Earth Day, now more than ever, is both a celebration of our celestial home and a call to action to all who inhabit it. More than a holiday, it is a unification to change our ways as a global society - a partnership for the planet. This year, like many before it, Earth Day continues to challenge governments, businesses, and citizens around the world to act (boldly), innovate (broadly), and implement (equitably) by combining all efforts (collectively) to aid in reversing the negative effects of climate change for future generations to thrive.
A LITTLE HISTORY
Earth Day is not just about celebrating our home planet for one day and planting trees. It’s a day to learn how to bring about environmental awareness to change human behavior and provoke policy changes. Conceived by a group of Columbia University students in late 1969, Earth Day was introduced to the world on March 21st, 1970 to commemorate the first day of spring in the northern hemisphere. Now observed every year on April 22nd, Earth Day is recognized in more than 193 countries and coordinated by the Earth Day Network.
Most importantly, Earth Day serves as a reminder of the urgency surrounding our actions to help bring about positive change and sustainability towards the environment that sustains us. The scientific evidence is clear that humanity must change its ways, and those collective efforts are needed to limit the use of natural resources to sustainable levels. When it comes to our planet, many things can be done to impact environmental change, and every one of us really can make a difference.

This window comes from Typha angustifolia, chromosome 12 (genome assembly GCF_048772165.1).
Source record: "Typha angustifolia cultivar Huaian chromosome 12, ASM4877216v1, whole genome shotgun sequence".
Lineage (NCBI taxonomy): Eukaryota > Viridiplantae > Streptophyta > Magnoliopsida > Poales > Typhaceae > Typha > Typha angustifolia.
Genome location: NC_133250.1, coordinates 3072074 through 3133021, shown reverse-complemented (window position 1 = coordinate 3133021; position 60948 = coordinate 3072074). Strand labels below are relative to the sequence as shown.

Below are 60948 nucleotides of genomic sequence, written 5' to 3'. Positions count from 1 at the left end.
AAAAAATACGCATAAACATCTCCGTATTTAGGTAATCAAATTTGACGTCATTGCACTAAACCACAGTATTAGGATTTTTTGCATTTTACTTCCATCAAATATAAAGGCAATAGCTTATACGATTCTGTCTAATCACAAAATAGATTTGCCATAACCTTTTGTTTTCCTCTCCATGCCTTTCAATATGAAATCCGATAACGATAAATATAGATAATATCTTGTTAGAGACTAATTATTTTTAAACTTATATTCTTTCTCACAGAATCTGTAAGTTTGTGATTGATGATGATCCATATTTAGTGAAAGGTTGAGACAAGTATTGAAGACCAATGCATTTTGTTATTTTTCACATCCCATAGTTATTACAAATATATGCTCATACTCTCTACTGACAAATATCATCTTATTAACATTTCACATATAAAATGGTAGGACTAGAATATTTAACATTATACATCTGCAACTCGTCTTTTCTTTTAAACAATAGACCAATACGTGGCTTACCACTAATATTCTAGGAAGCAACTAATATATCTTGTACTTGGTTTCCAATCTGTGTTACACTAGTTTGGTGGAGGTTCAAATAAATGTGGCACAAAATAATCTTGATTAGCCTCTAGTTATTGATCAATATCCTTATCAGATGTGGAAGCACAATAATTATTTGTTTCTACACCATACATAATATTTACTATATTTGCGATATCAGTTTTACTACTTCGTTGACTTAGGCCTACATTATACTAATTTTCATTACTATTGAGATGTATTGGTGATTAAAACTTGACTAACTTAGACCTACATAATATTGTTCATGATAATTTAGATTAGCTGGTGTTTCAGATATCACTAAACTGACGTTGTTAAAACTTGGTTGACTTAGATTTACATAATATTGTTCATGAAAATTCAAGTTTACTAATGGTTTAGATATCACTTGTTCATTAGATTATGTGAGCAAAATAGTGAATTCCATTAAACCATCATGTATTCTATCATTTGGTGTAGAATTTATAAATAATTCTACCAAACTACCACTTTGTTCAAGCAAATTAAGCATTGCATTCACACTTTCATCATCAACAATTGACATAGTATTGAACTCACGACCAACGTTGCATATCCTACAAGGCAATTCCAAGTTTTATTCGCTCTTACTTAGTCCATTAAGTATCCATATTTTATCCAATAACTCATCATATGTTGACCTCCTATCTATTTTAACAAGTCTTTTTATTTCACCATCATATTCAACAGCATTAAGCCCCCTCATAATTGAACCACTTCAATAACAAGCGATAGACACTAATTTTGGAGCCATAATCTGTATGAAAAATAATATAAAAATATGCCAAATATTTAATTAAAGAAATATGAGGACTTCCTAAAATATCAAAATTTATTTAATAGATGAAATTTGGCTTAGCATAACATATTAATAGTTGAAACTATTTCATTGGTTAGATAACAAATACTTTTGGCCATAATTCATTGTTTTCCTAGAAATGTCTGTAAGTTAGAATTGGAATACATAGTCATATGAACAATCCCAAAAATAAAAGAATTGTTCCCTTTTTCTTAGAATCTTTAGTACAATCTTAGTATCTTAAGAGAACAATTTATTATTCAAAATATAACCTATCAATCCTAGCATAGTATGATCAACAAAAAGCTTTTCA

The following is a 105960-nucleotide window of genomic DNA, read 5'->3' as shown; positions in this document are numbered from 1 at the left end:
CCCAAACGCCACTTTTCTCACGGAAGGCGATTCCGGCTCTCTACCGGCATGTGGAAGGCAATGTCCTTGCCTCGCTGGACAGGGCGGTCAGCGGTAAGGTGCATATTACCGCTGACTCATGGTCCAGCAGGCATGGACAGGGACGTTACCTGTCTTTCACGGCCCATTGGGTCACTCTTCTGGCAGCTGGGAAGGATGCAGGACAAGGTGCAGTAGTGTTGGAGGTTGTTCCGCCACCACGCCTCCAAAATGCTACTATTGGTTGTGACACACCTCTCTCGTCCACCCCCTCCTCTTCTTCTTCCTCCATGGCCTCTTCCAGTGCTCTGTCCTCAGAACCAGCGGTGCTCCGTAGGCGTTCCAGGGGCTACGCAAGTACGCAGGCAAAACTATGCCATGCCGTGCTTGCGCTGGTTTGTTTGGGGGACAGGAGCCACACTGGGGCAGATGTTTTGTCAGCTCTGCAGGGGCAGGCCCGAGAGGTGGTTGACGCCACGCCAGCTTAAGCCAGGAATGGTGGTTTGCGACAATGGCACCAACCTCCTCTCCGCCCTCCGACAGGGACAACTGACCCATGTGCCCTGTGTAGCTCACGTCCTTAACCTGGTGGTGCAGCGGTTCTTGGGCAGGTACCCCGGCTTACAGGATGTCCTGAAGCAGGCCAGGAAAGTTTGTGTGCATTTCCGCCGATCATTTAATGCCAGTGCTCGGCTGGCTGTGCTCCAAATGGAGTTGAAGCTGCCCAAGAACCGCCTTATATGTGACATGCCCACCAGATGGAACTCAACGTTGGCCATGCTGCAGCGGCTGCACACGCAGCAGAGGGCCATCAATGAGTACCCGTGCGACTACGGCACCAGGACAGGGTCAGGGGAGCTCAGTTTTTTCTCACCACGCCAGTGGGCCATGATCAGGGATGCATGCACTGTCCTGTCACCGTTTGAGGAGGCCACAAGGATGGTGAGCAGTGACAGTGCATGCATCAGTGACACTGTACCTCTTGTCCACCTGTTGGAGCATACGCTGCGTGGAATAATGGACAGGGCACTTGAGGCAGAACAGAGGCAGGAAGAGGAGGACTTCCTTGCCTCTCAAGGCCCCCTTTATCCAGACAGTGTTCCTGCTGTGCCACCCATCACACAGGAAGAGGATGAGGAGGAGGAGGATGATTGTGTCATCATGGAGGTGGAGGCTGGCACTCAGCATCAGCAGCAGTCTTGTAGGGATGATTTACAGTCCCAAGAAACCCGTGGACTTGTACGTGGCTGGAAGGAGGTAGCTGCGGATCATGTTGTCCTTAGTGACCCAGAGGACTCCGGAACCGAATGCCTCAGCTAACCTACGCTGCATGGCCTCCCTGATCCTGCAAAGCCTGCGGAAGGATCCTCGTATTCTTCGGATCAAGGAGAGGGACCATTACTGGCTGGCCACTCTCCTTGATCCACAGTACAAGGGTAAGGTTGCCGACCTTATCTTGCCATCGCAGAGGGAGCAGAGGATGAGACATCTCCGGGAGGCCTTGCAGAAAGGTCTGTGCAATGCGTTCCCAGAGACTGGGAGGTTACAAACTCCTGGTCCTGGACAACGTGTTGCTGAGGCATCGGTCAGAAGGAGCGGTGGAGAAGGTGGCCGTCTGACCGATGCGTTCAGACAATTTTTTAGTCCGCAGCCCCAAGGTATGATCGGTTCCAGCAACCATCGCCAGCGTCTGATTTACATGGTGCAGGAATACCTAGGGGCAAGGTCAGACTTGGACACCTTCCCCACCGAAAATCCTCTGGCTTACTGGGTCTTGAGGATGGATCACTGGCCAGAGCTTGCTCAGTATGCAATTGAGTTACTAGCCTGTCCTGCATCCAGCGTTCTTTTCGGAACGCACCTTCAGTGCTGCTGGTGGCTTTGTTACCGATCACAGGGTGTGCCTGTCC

WHAT CAN YOU DO?
Living by the 3Rs is a great start. Because when you reduce, reuse, and recycle, these three actions serve a vital purpose to buy less, reuse more, and recycle what is no longer useful. Not only are they easy practices to live by, but they can also reduce your household budget, which helps you save a little more go green in your pocket.
Another option is to reduce your carbon footprint. A carbon footprint is defined as the total amount of greenhouse gases produced, directly and indirectly, support human activities, usually expressed in equivalent tons of carbon dioxide, and calculated for the time period of a year. One way to reduce your carbon footprint is carpooling to work or take mass transit if that is an option for you. However, there are other ways to reduce greenhouse gases, including purchasing locally sourced foods and using solar power in place of oil, gas, or coal.
If you want to learn more about what you can do to impact environmental change, check out our free downloads Give Back to the Planet and Going Green at Home. These should provide lots of tips and tricks on all the things one person can do to really make a difference. Download them today and you might even find a surprise inside!